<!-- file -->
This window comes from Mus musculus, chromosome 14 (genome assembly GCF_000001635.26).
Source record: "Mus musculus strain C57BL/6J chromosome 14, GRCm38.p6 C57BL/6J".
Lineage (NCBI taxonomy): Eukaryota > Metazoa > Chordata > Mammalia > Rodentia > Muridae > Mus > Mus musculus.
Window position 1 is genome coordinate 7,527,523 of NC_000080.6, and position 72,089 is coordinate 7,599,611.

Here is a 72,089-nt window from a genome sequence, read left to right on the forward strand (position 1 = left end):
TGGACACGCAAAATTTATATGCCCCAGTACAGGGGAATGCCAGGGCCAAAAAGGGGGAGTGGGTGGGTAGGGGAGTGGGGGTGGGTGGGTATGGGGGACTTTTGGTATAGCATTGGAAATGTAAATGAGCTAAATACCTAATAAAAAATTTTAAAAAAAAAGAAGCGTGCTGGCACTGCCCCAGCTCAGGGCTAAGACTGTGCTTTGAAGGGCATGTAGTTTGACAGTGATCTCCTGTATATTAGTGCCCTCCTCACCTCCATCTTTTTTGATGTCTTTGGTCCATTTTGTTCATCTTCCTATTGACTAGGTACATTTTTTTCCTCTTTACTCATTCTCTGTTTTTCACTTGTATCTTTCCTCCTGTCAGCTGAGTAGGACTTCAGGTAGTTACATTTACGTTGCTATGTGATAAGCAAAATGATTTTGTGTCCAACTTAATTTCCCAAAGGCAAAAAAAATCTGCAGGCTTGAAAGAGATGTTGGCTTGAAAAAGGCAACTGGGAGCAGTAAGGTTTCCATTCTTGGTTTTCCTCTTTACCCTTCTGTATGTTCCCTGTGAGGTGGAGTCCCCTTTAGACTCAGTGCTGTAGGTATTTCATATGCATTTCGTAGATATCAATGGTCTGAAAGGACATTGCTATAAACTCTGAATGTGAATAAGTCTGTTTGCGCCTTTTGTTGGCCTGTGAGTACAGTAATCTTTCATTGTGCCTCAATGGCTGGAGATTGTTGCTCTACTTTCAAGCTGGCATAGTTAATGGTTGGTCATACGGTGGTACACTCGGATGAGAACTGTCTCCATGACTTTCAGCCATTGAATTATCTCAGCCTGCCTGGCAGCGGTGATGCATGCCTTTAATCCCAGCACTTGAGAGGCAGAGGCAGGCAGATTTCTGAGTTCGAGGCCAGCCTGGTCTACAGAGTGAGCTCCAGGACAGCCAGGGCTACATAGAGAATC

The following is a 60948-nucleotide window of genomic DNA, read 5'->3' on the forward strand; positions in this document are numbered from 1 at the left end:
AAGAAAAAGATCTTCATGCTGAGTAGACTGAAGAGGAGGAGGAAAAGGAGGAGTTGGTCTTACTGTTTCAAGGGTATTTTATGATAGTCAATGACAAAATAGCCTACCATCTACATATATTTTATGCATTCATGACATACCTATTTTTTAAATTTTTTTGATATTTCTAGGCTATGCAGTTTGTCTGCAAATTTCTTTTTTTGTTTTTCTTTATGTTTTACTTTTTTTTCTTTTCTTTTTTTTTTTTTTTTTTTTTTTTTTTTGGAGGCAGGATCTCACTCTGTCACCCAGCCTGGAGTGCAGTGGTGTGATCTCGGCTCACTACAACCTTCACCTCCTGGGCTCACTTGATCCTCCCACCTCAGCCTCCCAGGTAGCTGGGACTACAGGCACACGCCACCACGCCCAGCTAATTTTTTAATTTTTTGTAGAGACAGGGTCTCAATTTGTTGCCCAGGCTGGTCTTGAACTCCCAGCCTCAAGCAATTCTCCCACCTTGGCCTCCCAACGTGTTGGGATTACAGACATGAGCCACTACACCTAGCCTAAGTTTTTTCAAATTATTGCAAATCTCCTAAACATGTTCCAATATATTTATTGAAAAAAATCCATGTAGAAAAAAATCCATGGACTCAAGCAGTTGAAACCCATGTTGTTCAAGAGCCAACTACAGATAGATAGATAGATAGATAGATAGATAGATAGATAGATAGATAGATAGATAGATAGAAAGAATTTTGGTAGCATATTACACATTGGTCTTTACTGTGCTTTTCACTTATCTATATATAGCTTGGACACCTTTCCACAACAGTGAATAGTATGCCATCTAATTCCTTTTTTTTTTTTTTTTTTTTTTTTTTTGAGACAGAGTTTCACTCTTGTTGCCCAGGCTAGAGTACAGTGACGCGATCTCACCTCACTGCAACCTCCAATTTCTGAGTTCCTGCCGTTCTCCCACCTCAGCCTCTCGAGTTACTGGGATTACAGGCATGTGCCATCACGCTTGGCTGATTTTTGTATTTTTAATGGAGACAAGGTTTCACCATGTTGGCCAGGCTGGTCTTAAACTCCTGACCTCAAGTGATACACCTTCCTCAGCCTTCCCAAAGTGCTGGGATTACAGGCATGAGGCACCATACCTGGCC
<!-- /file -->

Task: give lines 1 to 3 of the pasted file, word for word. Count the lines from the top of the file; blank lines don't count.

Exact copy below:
This window comes from Mus musculus, chromosome 14 (genome assembly GCF_000001635.26).
Source record: "Mus musculus strain C57BL/6J chromosome 14, GRCm38.p6 C57BL/6J".
Lineage (NCBI taxonomy): Eukaryota > Metazoa > Chordata > Mammalia > Rodentia > Muridae > Mus > Mus musculus.